Staying indoors wouldnt offer you protection from air pollutionAugust 11th, 2008 - 2:29 pm ICT by ANI
Wellington, August 11 (ANI): A new research has determined that shutting the door and staying inside the home does not offer any protection from the effects of air pollution, as the indoors is just as polluted as the outdoors.
According to a report carried out in www.stuff.co.nz , the research was conducted by Christchurch-based researchers working for Otago University in New Zealand.
Essentially, pollution reaches peoples lungs even if they stay inside on high pollution days, said lead researcher Michael Epton.
There is no escape from wood smoke pollution, particularly in older wooden houses during winter temperature inversions in Christchurch, or anywhere else, he added.
Dr Epton and his team studied the effects of air pollution on 93 boarders at Christchurch’’s Christ’’s College.
Each boy measured his lung function morning and evening throughout the winter, and the 26 asthma sufferers noted the use of their reliever.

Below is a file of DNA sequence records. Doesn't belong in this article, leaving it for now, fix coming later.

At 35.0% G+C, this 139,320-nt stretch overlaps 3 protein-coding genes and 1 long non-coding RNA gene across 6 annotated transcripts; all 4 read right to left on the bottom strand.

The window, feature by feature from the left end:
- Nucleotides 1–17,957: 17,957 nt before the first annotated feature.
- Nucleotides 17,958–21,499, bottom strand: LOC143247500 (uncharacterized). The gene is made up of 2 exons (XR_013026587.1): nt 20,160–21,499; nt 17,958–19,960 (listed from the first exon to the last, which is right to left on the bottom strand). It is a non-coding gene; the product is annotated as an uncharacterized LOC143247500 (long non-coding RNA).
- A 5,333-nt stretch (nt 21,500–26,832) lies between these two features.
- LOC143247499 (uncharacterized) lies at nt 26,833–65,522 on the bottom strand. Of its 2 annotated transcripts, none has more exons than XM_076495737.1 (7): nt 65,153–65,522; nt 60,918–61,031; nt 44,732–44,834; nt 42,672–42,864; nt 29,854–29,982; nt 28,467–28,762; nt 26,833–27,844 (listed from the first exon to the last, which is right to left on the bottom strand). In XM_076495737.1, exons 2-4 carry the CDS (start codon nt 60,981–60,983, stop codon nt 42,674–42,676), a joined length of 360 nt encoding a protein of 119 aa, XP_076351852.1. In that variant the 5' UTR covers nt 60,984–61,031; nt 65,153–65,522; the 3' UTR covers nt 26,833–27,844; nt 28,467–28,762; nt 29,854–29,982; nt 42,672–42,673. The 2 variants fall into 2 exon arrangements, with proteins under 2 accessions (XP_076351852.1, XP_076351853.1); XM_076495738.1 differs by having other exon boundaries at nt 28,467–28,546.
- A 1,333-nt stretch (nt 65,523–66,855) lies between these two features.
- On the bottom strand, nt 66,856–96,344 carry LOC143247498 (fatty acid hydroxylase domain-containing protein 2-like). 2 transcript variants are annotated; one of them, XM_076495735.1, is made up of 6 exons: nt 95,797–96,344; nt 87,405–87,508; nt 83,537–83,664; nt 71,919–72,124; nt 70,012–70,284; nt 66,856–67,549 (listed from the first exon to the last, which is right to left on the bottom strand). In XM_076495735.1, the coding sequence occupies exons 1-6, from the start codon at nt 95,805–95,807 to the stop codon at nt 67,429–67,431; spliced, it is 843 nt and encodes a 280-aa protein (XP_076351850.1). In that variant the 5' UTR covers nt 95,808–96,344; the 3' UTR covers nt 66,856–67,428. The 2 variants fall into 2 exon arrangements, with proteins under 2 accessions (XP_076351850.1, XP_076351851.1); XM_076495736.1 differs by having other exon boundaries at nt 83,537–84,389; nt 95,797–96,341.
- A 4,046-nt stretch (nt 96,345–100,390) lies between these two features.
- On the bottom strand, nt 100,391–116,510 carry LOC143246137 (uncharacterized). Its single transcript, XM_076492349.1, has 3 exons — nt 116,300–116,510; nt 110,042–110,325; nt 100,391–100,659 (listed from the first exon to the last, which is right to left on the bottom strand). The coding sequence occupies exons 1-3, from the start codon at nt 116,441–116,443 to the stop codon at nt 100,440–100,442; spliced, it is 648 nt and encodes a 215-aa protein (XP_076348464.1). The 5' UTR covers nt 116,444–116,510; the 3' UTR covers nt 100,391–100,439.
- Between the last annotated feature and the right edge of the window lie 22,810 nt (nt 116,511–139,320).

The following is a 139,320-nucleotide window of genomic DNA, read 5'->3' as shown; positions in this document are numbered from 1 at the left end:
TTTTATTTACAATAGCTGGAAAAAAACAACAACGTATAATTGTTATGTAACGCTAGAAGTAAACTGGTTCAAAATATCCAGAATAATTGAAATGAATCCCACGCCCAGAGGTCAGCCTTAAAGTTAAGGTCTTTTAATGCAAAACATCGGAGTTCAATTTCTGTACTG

The team concluded that serious air pollution in the city did have an impact on the respiratory health of young people, particularly those with asthma, but the immediate effect was not too serious.
Although the health impact isnt great, there were small decreases in lung function during very high pollution days for boys with asthma, said Dr Epton.
Among other findings, the researchers proved that exposure to wood smoke pollution could be directly measured in urine.
This is the first time that this urine test has been used to detect exposure to wood-smoke pollution in New Zealand, according to Dr Epton.
This test could be used as a biomarker in the future for exposure to significant wood smoke, as exists in Christchurch, he added. (ANI)
Tags: asthma, asthma sufferers, august 11, biomarker, boarders, decreases, effects of air pollution, health impact, lung function, lungs, morning and evening, pollution days, respiratory health, s college, temperature inversions, university in new zealand, urine test, winter temperature, wood smoke pollution, wooden houses